Monthly Archives: October 2005

No Title Today

I have not been in the mood to blog lately. I am not entirely sure why, but it may have something to do with just being burnt out. In spite of how I feel I must get these links up. That said, I have been scanning news feeds for articles about Linux authentication mechanisms. Linux (via PAM) has the uncanny ability to authenticate to everything from a Windows AD network to SSL shared keys. I am fairly sure it would even be possible to get PAM to use the current state of my toaster oven to validate a user. Of greatest interest to me is, getting Linux to use use LDAP for network authentication. As such we have todays links.

Hopefully I will be back to my full blogging glory after this weekend. Lots has been happening in the world, in my life, and in my home; but until I get out of this slump my body just keeps saying “NO blogging today!”

I Do What?

So you have recently been described (or maybe reclassified) as a Software Architect. So exactly what does that mean? This question is asked often enough by re-christened software engineers that you can actually find wikipedia entries on it. Well, thankfully, informait.com Do?” href=”http://www.informit.com/articles/article.asp?p=417090&rl=1″>has the answer. Besides of fun of design (obviously boring part of the job) you also get to write a whole new class of reports… and meetings!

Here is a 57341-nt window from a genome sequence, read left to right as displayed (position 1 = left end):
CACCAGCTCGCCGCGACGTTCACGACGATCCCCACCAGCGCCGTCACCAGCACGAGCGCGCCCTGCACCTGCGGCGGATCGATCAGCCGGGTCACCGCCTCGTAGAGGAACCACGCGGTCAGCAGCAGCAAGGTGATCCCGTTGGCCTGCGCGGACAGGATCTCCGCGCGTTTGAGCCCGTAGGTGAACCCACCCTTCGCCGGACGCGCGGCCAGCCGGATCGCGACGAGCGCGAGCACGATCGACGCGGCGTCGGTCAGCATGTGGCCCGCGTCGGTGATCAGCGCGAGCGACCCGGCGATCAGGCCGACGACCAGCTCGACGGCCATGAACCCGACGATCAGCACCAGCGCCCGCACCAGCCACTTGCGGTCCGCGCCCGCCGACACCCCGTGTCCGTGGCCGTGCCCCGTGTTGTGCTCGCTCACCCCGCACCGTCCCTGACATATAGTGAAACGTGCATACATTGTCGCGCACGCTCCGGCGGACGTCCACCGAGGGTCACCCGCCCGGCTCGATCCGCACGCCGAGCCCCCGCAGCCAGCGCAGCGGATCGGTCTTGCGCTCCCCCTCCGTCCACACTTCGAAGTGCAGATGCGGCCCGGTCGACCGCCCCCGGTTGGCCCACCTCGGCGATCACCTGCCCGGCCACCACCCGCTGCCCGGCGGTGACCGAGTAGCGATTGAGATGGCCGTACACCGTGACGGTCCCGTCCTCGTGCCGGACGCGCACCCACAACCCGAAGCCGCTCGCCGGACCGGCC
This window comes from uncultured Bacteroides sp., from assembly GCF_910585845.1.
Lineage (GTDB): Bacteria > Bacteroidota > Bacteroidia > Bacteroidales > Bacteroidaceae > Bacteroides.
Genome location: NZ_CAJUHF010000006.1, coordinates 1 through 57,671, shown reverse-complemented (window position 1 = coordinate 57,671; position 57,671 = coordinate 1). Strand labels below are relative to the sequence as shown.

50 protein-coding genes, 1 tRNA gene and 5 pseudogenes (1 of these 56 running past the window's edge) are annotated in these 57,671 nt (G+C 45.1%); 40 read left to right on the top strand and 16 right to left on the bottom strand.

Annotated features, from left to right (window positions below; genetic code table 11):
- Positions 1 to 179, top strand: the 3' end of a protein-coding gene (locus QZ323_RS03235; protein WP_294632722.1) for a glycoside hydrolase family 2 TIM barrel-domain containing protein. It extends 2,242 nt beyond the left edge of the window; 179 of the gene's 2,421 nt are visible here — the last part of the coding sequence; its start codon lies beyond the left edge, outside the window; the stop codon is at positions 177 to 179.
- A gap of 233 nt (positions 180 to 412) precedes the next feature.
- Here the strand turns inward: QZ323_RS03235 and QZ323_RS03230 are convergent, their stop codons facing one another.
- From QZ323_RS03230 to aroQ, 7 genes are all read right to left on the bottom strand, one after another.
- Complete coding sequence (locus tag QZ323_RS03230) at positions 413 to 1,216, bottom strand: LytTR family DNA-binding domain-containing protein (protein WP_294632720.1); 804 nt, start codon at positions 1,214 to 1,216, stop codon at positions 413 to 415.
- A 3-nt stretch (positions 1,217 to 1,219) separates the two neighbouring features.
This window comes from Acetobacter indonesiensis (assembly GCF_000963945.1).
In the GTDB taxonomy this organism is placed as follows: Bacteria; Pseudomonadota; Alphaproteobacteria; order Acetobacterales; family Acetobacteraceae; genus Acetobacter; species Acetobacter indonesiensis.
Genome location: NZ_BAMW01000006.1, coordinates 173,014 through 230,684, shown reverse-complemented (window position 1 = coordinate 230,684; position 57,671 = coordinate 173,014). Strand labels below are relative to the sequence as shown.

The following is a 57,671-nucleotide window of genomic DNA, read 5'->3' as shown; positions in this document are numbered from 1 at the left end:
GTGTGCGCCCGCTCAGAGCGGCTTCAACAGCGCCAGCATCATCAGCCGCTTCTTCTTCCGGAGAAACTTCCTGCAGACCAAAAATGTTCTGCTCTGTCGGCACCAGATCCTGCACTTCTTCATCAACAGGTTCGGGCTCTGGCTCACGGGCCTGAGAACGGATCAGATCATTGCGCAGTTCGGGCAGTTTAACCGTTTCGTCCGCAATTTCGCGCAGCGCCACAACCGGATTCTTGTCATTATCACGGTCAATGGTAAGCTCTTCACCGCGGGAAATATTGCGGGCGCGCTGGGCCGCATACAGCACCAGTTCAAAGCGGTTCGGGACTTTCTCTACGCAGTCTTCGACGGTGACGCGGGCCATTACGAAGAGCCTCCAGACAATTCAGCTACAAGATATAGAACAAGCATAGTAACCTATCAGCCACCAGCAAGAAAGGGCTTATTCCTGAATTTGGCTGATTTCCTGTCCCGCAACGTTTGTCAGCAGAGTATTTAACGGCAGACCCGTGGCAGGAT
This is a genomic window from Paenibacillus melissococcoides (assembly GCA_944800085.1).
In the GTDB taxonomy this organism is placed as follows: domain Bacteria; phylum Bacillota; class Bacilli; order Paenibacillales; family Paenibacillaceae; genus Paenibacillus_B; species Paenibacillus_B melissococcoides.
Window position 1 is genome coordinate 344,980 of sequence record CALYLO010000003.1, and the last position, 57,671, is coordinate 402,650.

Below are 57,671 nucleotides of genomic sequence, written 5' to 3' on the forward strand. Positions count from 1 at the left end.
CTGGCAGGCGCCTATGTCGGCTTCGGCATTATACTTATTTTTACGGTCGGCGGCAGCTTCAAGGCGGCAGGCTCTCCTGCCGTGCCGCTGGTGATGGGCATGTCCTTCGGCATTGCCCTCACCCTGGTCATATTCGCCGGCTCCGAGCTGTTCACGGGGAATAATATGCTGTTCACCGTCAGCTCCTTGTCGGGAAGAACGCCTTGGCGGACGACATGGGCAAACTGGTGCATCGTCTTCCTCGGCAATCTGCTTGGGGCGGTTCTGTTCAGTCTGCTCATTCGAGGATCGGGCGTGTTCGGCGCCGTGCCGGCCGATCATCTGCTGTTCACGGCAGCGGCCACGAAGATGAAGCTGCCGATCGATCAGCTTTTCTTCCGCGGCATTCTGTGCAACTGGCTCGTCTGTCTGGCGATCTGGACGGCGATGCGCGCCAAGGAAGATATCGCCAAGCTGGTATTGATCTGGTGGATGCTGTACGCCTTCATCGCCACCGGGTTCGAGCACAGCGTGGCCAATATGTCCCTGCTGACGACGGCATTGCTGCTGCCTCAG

Super Suse

Yesterday, Open Suse released Suse Linux 10. The upgrade has been painless for me and adds a significant number of improvements over 9.3. With community support for Open Suse, things are even getting better. The default Suse 10 install is Free Software only; but this overview will get you everything you need to complete your Suse install (i.e. commercial applications line Adobe Acrobat, Real Player, Java, Windows Media Codexes, and Flash.) So far its been a really nice ride.

AJAX Development

With the success of maps.google.com intrest has begun to grow in Ajax programming. Functionally AJAX programming JavaScript, DHTML, and XML to “communicate” between a web browser and a server without the need to refresh the screen (actually AJAX is about a great deal more than that, but this is the part that everyone seems interested in.)

To get a good intoduction into AJAX I have found a couple simple tutorials. Using AJAX is a basic tutorial (with examples) for getting web developers familiar with using and developing AJAX. Guide to Using XMLHttpRequest is a baby steps approach to setting up the communications interface between JavaScript and your application server. Finally, be sure to check out Dojo Toolkit, probably the most mature AJAX based API currently available. It dramatically simplifies the process of developing AJAX applications.